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The ability to measure temperature has created a mountain of opportunities, which have consequently shaped the world we live in today.

From facilitating the cooking of food to complex engineering and medical science, monitoring temperature lies at the heart of these operations.

So how is temperature measured by a thermocouple?

Thermocouple Wire Types Explained

Thermocouple Wire Types

The History of Thermocouple Wires

During the 19th century, Seebeck, Peltier and Thomson (Lord Kelvin) observed and described the effect of a voltage being generated when a circuit of two dissimilar wires was created with the two junctions being placed at different temperatures.  They realised the voltage was proportional to the temperature difference and recognised the potential to use this for temperature measurement.

The voltage could be measured by placing a meter in the circuit at the ‘cold’ end – although you do need to know what the temperature of the ‘cold’ junction is independently to obtain your reference point.

Most modern units measure the temperature of the cold junction, where the thermocouple leads from the probe meet the copper wires running to the voltmeter, with a thermistor (or similar).The software then calculates the temperature difference being measured by the probe. This means that the wires from the probe to the meter have to be made from the thermocouple material, as the cold junction is usually physically located in the meter.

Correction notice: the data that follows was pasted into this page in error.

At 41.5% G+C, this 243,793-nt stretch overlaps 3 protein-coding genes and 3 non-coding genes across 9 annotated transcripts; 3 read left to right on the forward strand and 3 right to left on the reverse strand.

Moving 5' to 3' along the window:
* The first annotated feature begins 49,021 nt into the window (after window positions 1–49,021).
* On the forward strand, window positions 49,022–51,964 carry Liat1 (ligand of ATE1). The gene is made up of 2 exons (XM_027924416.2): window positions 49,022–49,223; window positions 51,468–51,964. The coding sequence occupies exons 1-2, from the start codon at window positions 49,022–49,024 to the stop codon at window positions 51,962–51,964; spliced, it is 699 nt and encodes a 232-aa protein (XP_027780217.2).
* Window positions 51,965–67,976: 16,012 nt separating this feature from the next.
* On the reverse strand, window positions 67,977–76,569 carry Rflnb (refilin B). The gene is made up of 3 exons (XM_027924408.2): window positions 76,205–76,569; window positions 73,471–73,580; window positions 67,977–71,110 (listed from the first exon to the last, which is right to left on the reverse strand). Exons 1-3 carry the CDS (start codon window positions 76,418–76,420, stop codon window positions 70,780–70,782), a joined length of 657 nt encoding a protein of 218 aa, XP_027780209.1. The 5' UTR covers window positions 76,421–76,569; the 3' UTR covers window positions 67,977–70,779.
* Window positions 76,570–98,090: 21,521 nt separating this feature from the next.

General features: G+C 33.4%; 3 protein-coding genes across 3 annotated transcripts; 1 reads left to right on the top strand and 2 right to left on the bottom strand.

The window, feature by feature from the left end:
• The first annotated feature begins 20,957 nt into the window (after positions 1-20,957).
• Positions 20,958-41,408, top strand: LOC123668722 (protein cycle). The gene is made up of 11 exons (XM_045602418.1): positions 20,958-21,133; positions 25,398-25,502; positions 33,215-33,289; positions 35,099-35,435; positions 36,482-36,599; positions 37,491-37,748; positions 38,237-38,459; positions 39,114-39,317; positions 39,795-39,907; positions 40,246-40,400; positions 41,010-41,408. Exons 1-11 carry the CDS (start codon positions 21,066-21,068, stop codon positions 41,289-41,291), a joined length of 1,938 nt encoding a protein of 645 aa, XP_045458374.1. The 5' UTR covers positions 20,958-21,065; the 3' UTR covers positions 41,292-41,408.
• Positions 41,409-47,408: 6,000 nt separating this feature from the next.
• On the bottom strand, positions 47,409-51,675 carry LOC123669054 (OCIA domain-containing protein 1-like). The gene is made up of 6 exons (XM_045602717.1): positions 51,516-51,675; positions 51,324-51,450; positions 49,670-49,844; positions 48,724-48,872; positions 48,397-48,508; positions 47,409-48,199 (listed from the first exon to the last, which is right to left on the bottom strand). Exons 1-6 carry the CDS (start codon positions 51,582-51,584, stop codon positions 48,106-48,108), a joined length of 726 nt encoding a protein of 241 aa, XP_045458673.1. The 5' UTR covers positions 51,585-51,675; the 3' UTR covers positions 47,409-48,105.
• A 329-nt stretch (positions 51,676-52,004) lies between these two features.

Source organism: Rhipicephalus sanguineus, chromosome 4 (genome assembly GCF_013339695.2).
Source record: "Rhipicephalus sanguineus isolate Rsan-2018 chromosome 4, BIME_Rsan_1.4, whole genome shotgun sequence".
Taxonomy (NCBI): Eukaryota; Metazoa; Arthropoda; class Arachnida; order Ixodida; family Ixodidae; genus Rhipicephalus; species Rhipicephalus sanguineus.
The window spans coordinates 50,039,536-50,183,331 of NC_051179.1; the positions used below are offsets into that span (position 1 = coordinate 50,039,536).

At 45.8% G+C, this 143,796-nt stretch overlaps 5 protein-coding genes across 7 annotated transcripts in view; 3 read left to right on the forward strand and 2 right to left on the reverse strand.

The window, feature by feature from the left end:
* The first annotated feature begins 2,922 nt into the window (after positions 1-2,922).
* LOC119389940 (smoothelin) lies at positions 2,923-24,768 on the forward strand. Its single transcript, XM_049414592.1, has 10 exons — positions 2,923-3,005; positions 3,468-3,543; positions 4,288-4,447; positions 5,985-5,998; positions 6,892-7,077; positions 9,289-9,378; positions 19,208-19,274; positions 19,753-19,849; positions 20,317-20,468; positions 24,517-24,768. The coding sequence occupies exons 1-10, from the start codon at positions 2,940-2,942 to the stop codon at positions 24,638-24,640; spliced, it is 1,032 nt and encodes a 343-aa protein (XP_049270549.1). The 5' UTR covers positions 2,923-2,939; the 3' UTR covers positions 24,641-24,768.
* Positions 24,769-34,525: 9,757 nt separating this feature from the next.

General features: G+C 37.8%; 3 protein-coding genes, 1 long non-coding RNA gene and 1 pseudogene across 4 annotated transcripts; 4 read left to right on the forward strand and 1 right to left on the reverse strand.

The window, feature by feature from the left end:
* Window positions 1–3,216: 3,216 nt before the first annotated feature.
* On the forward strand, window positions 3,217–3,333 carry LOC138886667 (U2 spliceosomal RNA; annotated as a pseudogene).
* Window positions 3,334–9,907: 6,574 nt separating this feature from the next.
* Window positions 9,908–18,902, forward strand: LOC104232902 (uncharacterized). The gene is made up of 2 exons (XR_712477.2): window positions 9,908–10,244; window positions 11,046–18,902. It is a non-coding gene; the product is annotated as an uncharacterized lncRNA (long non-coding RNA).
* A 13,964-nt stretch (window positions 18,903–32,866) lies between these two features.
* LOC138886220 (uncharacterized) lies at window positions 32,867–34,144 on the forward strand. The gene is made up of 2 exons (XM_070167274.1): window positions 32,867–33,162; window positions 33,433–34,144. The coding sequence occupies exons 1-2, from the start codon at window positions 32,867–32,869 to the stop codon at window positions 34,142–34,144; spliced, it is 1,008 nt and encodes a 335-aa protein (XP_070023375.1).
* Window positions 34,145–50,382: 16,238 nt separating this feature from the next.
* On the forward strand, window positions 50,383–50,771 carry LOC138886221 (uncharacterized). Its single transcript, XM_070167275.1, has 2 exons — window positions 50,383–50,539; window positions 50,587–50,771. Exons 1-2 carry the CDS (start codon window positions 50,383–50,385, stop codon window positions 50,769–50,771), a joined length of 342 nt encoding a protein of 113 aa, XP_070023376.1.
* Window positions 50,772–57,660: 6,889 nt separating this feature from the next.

What Is a Thermocouple Used For?

Thermocouples are used in many industries to measure process temperatures and in aerospace and automotive applications for aircraft and vehicle engines.  They may also be used in domestic applications for the regulation of gas appliances.

Thermocouples can also be used ‘in reverse’. Linking together a number of thermocouple pairs in a chain can generate enough power to run the controls in boilers by placing this chain in the burner flame.

Thermocouples can be used in a variety of applications as they are robust and are able to measure across a wide range of temperatures.

What is a Thermocouple Wire?

A thermocouple wire is a specialised cable made of two different metal wires used in thermocouple probes for temperature sensing.

The two wires that make up the thermocouple pair are made from a range of different alloys and metals and have been standardised by both international and national bodies.  Other than for Type N (Nicrosil and Nisil) none of the standards specify the exact composition of the alloys, only the emf (voltage) output they should generate.  So, wires from different melters can be quite different in their composition.

Once the melter has created the right composition for the batch they are making they must ensure it is consistent and that the tailings or slag are all removed.  This is because the voltage is generated not only at the junctions but also by the temperature gradient along the wire from the hot to the cold end – so every bit of wire must be the same.

Thermocouple Wire Types

The different types of thermocouple wire refer to the combination of metals or alloys used.